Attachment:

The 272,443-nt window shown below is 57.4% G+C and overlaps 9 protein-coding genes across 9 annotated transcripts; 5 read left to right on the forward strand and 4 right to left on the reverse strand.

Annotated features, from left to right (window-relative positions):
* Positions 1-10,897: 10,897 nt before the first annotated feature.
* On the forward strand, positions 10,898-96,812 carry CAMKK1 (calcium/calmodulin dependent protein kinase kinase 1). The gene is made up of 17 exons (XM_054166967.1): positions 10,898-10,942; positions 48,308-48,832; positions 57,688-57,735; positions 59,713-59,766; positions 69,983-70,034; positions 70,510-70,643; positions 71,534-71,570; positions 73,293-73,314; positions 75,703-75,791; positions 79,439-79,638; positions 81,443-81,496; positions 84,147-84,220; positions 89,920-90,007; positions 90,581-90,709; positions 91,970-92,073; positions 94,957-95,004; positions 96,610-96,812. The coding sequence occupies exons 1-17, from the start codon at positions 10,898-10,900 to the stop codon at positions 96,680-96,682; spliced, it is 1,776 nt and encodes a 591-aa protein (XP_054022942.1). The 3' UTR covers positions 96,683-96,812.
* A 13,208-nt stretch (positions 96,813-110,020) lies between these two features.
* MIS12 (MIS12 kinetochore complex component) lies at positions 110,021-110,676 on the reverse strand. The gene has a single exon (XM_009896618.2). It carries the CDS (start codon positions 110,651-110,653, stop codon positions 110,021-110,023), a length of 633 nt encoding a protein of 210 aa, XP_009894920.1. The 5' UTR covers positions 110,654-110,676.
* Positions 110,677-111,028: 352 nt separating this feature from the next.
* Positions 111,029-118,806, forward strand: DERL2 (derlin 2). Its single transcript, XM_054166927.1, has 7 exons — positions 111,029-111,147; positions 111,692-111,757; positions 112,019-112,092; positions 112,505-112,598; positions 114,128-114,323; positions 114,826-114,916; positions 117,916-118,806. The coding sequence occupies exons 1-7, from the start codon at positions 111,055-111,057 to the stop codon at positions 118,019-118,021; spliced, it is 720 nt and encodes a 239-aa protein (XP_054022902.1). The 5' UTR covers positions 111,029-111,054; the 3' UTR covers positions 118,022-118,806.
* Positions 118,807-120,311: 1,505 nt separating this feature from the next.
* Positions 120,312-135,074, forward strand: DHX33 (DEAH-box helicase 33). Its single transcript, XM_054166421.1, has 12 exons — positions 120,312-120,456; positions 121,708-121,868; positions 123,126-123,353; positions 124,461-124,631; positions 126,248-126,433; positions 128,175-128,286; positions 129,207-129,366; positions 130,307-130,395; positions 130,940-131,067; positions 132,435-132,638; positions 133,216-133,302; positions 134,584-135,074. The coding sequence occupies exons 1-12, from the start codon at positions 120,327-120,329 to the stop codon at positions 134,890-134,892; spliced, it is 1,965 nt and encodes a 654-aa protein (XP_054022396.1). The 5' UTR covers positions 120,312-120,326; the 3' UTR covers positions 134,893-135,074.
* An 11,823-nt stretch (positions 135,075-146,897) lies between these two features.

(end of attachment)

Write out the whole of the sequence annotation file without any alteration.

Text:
The 272,443-nt window shown below is 57.4% G+C and overlaps 9 protein-coding genes across 9 annotated transcripts; 5 read left to right on the forward strand and 4 right to left on the reverse strand.

Annotated features, from left to right (window-relative positions):
* Positions 1-10,897: 10,897 nt before the first annotated feature.
* On the forward strand, positions 10,898-96,812 carry CAMKK1 (calcium/calmodulin dependent protein kinase kinase 1). The gene is made up of 17 exons (XM_054166967.1): positions 10,898-10,942; positions 48,308-48,832; positions 57,688-57,735; positions 59,713-59,766; positions 69,983-70,034; positions 70,510-70,643; positions 71,534-71,570; positions 73,293-73,314; positions 75,703-75,791; positions 79,439-79,638; positions 81,443-81,496; positions 84,147-84,220; positions 89,920-90,007; positions 90,581-90,709; positions 91,970-92,073; positions 94,957-95,004; positions 96,610-96,812. The coding sequence occupies exons 1-17, from the start codon at positions 10,898-10,900 to the stop codon at positions 96,680-96,682; spliced, it is 1,776 nt and encodes a 591-aa protein (XP_054022942.1). The 3' UTR covers positions 96,683-96,812.
* A 13,208-nt stretch (positions 96,813-110,020) lies between these two features.
* MIS12 (MIS12 kinetochore complex component) lies at positions 110,021-110,676 on the reverse strand. The gene has a single exon (XM_009896618.2). It carries the CDS (start codon positions 110,651-110,653, stop codon positions 110,021-110,023), a length of 633 nt encoding a protein of 210 aa, XP_009894920.1. The 5' UTR covers positions 110,654-110,676.
* Positions 110,677-111,028: 352 nt separating this feature from the next.
* Positions 111,029-118,806, forward strand: DERL2 (derlin 2). Its single transcript, XM_054166927.1, has 7 exons — positions 111,029-111,147; positions 111,692-111,757; positions 112,019-112,092; positions 112,505-112,598; positions 114,128-114,323; positions 114,826-114,916; positions 117,916-118,806. The coding sequence occupies exons 1-7, from the start codon at positions 111,055-111,057 to the stop codon at positions 118,019-118,021; spliced, it is 720 nt and encodes a 239-aa protein (XP_054022902.1). The 5' UTR covers positions 111,029-111,054; the 3' UTR covers positions 118,022-118,806.
* Positions 118,807-120,311: 1,505 nt separating this feature from the next.
* Positions 120,312-135,074, forward strand: DHX33 (DEAH-box helicase 33). Its single transcript, XM_054166421.1, has 12 exons — positions 120,312-120,456; positions 121,708-121,868; positions 123,126-123,353; positions 124,461-124,631; positions 126,248-126,433; positions 128,175-128,286; positions 129,207-129,366; positions 130,307-130,395; positions 130,940-131,067; positions 132,435-132,638; positions 133,216-133,302; positions 134,584-135,074. The coding sequence occupies exons 1-12, from the start codon at positions 120,327-120,329 to the stop codon at positions 134,890-134,892; spliced, it is 1,965 nt and encodes a 654-aa protein (XP_054022396.1). The 5' UTR covers positions 120,312-120,326; the 3' UTR covers positions 134,893-135,074.
* An 11,823-nt stretch (positions 135,075-146,897) lies between these two features.